Jean-Pierre Lacroix updated ambassadors on developments in the West African country, where a UN operation, known by the French acronym MINUSMA, supports political processes and restoration of state authority against a backdrop of insecurity, intercommunal violence and increasing displacement.
MINUSMA was established following fighting between Government forces and Tuareg rebels in January 2012, leading to the occupation of northern Mali by radical Islamists.
The authorities and two separate armed group coalitions signed the peace deal three years later.
“The rapid and thorough implementation of the peace agreement remains the only viable path for the stabilization of Mali. It provides the framework for the required political and institutional reforms to restore and decentralize State authority, to build a Malian state that reflects the diversity and interests of all its citizens”, said Mr. Lacroix.
“The peace agreement also provides for mechanisms to address the grievances of those Malians who feel excluded from the country’s political life and economic development and who see little hope for their future.”
National dialogue concludes
Despite slow starts and disagreements, both between and among the sides, the UN peacekeeping chief reported that progress has been achieved in Mali, such as the holding of an inclusive national dialogue which concluded in December.
Foreign Minister Tiébilé Dramé characterized it as a milestone for his country.
“The national dialogue was an important point in the life of the nation: a point at which a true national consensus was forged with lively solidarity,” he said, speaking via videoconference.
“For his part, the President of Mali has taken the commitment of doing everything in his power to ensure that the resolutions and recommendations of the national dialogue, pursuant to current law, be implemented.”
Another step forward has been the disarming and subsequent integration of former combatants into the national defence and security forces.
Mr. Lacroix said redeploying reconstituted army units to the north remains an “urgent priority”, with a first battalion expected in the region by the end of the month: an important step towards restoring state authority nation-wide.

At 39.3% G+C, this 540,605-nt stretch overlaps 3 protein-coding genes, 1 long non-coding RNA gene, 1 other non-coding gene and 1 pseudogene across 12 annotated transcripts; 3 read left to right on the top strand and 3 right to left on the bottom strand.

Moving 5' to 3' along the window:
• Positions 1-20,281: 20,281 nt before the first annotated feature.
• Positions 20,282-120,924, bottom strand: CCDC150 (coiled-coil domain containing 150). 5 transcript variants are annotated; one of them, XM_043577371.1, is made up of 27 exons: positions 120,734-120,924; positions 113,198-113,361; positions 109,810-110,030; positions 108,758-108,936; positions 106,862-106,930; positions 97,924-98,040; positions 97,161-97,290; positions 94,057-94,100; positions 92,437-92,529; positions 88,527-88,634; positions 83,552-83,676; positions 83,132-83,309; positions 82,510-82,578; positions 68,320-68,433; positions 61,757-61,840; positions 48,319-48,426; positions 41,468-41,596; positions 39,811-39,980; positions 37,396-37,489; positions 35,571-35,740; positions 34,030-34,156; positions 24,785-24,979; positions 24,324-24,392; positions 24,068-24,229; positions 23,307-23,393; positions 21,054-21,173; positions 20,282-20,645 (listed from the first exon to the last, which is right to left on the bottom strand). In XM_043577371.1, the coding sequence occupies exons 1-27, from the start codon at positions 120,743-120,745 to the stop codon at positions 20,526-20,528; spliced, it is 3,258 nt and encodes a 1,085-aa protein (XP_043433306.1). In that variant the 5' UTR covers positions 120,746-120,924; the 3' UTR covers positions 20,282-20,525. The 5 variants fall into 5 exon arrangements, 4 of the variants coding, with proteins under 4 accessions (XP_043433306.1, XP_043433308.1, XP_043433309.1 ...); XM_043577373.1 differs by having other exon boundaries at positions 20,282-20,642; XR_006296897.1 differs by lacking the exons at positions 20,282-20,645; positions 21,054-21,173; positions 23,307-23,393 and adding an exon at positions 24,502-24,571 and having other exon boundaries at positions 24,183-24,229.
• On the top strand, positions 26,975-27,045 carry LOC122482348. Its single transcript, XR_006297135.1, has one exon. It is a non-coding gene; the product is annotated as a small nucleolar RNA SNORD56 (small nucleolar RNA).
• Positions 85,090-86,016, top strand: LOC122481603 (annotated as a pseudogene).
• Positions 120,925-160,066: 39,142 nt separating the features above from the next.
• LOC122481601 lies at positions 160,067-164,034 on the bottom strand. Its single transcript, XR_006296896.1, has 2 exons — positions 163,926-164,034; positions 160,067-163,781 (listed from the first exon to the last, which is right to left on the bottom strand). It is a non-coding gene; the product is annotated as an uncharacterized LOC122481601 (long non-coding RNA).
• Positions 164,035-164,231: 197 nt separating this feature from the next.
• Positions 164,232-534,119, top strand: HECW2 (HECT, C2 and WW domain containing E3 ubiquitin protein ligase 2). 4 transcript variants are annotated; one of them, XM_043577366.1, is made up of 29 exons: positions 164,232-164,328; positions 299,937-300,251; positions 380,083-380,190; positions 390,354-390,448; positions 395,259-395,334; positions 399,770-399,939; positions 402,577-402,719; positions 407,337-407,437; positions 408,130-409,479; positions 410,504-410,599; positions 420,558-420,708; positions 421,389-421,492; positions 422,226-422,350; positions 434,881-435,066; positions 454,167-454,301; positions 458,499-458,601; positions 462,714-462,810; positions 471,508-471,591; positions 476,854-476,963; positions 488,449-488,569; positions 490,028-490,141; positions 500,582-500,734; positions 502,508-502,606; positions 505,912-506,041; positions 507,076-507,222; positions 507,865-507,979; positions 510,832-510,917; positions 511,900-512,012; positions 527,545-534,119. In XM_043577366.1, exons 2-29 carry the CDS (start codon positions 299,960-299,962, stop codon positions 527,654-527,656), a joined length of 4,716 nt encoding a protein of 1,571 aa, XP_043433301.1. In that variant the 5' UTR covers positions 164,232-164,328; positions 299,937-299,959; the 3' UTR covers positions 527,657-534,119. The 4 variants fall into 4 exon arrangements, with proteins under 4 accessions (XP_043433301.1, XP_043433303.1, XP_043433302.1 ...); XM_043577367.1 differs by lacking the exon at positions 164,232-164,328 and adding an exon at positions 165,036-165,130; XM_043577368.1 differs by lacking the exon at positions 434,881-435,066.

At the same time, the UN has increased its presence and activity in Mopti, located in central Mali, which has contributed to de-escalating intercommunal violence and massacres.
However, this has meant diverting assets from the north, leading to what Mr. Lacroix described as “dangerous gaps” in some areas. To address the challenge, MINUSMA will make some adaptations within its authorized troop strength.
“The plan provides for the establishment of a Mobile Task Force, which will enhance the Mission’s ability to implement its mandate and protect civilians. It will make MINUSMA more agile, flexible and mobile with tailored units and enhanced capabilities, most importantly additional air mobility”, he explained, before calling on ambassadors for their support.
Support for the Sahel
Mr. Lacroix began his briefing by addressing the “alarming” deteriorating security situation not only in Mali but in the wider Sahel.
Just last week alone, 89 soldiers from Niger were killed and 18 peacekeepers injured in two separate attacks. There has also been a rise in the use of improvised explosive devices (IEDs) against UN convoys.
“Terrorism continues to feed into inter-communal violence in the centre of Mali,” he reported. “There are now more displaced persons suffering from hunger in the Mopti region than there were in the past.”
The United Nations supports the G5 Sahel regional body, which brings together Burkina Faso, Chad, Mali, Mauritania and Niger, all of which are experiencing rising extremist violence.
French ambassador Nicolas de Rivière told the Council that following a recent summit held in his country, the G5 and its international partners have established a coalition for the Sahel.
“The aim is to step up our support for countries of the G5 Sahel, but also beyond that to incentivize them to engage in reform: of course, security reform, but also governance and human rights reform,” he said. “With these conditions being met, we can eradicate terrorism.”